The act of volunteering not only enhances the quality of the life of the people in need, but also changes the course of life of the volunteers and pushes them towards a brighter side. It reveals a newer and better aspect of life to them. Divyanshu, a volunteer with CRY for over four years says, “I feel people like me only run the whole world, so if I won’t venture into new directions, those directions will remain unexplored by humankind, so I thought let’s just do it.” Divyanshu after quitting his corporate job at Flipkart, has created an online platform which offers volunteers the opportunity to pick customized social projects as per their interests and talents. The product is called “Live for Lives” and will be released in the coming months.

Divyanshu Pic

Mohit Hattar is another volunteer who joined the organization when he was still in college. He revived the Public Action Group in Dwarka after months of advocacy and awareness raising work with community members in Dwarka. He also took Remedial Classes for the children and undertook enrollment of the children in schools. For his work as a volunteer, he was commended as one of the best volunteers at CRY. After working very closely with the children for more than 2 years, he has now embarked on a professional career but believes volunteering will remain an important part of his life.

“Hearing children call me “Mohit Sir” or “Mohit Bhaiya” is a bliss. Every place that I have worked in, those faces, those names and those voices just got stuck in my mind every time and that continuous attachment has kept me going all this time. Along with that is the environment you keep on working in and a sudden change in that certainly affects your work. Children at different localities behave differently and hence I had to become flexible in the way I operate”, says Mohit. 

Mohit Hattar

Thus, we see how volunteering can be delightful, helpful and enlightening at the same time. In a world, where incidents like the infamous Paris Attacks dilute our faith in humanity; we hope to see young and enthusiastic volunteers extending their helping hands to uplift the ones in need.

To volunteer and get involved with CRY, contact them on :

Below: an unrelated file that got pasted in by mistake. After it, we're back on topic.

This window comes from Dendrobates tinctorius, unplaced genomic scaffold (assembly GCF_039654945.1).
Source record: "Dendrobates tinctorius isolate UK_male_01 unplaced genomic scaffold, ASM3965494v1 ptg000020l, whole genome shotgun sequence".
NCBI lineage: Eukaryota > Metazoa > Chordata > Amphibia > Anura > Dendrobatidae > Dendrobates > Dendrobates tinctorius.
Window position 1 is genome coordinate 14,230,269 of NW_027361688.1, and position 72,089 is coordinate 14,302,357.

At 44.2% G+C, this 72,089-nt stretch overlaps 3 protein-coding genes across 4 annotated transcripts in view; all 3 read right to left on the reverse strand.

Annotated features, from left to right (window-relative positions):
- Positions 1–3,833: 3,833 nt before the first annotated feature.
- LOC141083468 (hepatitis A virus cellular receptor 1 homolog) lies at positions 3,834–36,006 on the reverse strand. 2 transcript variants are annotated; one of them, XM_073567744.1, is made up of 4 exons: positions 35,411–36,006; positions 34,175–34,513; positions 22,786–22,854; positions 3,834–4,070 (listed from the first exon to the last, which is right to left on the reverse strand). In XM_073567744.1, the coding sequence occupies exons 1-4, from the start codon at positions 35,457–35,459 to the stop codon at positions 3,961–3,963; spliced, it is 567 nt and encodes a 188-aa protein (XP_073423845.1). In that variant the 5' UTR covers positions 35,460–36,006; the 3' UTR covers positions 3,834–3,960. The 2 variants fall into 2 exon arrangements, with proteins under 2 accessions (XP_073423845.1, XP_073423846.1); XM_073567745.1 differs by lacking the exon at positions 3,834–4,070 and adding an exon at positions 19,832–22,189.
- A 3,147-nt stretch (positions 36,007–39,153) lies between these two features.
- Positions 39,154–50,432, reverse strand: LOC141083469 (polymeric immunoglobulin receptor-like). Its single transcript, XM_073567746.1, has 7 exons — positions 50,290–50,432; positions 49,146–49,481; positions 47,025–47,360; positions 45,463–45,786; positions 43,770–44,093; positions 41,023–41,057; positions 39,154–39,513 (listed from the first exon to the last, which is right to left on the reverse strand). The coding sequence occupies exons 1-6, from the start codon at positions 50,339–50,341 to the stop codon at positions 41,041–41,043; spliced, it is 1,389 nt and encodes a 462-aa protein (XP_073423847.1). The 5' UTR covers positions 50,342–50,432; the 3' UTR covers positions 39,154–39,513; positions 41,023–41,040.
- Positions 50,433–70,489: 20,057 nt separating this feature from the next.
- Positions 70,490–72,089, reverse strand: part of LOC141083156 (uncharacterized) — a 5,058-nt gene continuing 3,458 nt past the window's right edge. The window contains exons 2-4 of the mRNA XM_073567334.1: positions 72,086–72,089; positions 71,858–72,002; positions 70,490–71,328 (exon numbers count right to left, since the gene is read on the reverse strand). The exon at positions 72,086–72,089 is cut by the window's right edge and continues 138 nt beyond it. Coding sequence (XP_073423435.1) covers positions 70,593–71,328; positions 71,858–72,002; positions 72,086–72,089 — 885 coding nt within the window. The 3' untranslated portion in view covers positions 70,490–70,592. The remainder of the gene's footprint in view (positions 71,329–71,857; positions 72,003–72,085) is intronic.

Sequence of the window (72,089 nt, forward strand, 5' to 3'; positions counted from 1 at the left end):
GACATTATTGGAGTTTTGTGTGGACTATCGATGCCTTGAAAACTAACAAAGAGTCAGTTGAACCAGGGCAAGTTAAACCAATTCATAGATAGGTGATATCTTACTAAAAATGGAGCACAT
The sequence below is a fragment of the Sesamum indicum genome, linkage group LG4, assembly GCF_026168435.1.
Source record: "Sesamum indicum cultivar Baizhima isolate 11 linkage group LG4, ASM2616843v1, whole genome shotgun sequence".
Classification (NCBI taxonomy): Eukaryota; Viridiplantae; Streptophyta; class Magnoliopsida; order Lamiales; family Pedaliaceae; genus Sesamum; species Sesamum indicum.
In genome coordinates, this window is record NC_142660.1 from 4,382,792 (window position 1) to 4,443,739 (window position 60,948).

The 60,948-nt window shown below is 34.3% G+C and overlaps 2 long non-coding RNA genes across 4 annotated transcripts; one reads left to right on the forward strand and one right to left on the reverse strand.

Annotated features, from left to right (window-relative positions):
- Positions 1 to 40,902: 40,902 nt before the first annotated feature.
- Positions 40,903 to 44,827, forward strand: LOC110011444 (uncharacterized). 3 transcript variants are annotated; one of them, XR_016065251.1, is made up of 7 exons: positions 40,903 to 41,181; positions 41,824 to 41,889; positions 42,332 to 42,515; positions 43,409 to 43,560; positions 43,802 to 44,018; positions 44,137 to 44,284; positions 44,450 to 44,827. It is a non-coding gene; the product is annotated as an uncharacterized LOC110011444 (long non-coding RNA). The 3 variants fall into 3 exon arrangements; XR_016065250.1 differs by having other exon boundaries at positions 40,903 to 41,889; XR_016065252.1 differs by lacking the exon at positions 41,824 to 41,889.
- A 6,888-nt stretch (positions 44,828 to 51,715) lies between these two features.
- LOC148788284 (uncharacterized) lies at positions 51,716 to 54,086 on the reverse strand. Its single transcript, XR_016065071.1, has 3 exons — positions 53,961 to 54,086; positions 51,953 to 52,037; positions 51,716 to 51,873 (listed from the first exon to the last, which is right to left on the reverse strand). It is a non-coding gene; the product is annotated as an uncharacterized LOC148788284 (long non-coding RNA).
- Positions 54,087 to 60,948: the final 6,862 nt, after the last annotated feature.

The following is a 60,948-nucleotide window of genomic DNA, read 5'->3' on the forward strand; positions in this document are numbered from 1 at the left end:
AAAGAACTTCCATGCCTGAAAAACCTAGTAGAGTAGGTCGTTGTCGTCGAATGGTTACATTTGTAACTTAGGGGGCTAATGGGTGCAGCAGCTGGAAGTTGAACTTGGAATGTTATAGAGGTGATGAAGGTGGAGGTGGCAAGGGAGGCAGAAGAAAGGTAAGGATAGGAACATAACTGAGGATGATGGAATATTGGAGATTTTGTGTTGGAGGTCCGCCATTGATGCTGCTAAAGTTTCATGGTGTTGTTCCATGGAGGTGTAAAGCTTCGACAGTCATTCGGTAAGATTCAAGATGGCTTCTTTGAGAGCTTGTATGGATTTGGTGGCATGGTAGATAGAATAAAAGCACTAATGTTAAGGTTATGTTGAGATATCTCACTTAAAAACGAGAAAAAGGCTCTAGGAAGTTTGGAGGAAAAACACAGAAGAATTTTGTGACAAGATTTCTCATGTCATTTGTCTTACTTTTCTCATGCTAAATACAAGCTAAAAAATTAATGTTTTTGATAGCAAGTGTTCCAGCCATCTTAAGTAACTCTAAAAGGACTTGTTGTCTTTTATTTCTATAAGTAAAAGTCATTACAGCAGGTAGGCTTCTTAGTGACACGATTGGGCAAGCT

Tel: 011-29533451/52/53

Email: [email protected]

Image credits: Child Rights and You Database 

Shaurya Sahai
[email protected]

Time and again, we’ve seen technology coming to our rescue. The main attractions of today’s technological world are the mobile applications, popularly known as apps. Those little blessings have turned our smart-phones into a newspaper, an alarm clock which is too stubborn to let you sleep, a novel, a torch-light and what not! You might be wondering about the reason behind the sudden appraisal of this part of technology. Well, it is exam-time and we all are stressed, but do not worry. We’ve brought to you the best mobile apps which can help you while you prepare for your exams and prove to be efficient stress-busters:
1. ExamTime: It is that one app which lets you do everything possible to enhance your productivity. This app gives you an option to embed everything from notes to videos to slides at one place. Having everything at one place seems like a reasonable idea when you don’t want to be looking for you notes on the shelf while you have an exam the next day. The app also lets you schedule and plan your studies. Feed in what you want to do, when you want to do and for how long you want to do it and just follow your own schedule to complete everything in time. The best feature of the app is sharing and collaborating. You can share information with your friends, or even publish it onto your blog.

2. Oxford Dictionary: Well, gone are the days when “handy dictionaries” were seen as a trend. Now as most of the times our hands are occupied by our phones, we need something to turn it into a dictionary. The Oxford Dictionary app gives you a wide range of almost 3,50,000 words with additional audio feature, so that you know how to correctly pronounce the particular word. While this app is usable at all times, it becomes super important when you have a language exam and you want to put down some appealing words to bag extra marks.